After the spectators have finished shuffling, take the two halves, riffle shuffle them together, and give the deck a cut. In actuality, you perform a push-through shuffle. Take the right-most spectator's cards in your right hand and the left-most spectator's cards in your left hand. After the push-through and strip-out cut, you'll have the clubs and diamonds on the face of the deck. As you shuffle, comment that, now that there can be no doubt that the cards are thoroughly mixed, you'll memorize the deck.

Ask for a spectator who's wearing a watch with a second hand. While locating one, shift a couple of cards around at the face oi the deck, il necessary, to ensure that you have at least two or three clubs at the lace. Instruct the spectator to time you as you memorize the deck.

Spread through the face-up deck, pretending to memorize the order. In reality, you perform an underspread cull to finish sorting the deck by suit. Cull every diamond and spade that you see. (For the first half of the deck you'll be culling only diamonds; for the second half, only spades.) At the conclusion you'll have the entire deck separated by suit. From face to back, the cards will run clubs, hearts, diamonds, spades. Have the spectator announce how long it took you to "memorize" the deck.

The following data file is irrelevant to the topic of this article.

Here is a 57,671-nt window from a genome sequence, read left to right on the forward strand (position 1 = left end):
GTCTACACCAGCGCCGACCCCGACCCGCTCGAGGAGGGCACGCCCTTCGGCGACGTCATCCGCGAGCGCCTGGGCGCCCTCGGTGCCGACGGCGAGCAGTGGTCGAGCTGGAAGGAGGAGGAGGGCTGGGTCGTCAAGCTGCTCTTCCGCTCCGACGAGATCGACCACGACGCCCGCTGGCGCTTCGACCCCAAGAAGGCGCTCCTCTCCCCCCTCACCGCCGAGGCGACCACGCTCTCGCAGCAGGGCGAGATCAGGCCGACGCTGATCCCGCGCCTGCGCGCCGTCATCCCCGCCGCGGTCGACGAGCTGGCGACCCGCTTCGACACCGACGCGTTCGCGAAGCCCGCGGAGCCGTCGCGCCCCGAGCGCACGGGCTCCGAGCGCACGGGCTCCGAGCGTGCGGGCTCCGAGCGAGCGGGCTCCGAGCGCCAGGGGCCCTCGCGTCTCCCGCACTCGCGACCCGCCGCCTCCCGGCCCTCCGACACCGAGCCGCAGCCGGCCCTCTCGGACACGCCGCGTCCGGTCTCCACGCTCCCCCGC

Give the deck two in-laro shuffles and any ialse cut. Both shuffles require perfect cuts. If necessary, however. you can use the suits as keys. The first time, you'll be splitting between diamonds (at the face of the top half) and hearts (on top of the lower half). The second time you'll be splitting between a spade (at the face of the top half) and a club (on top of the lower half).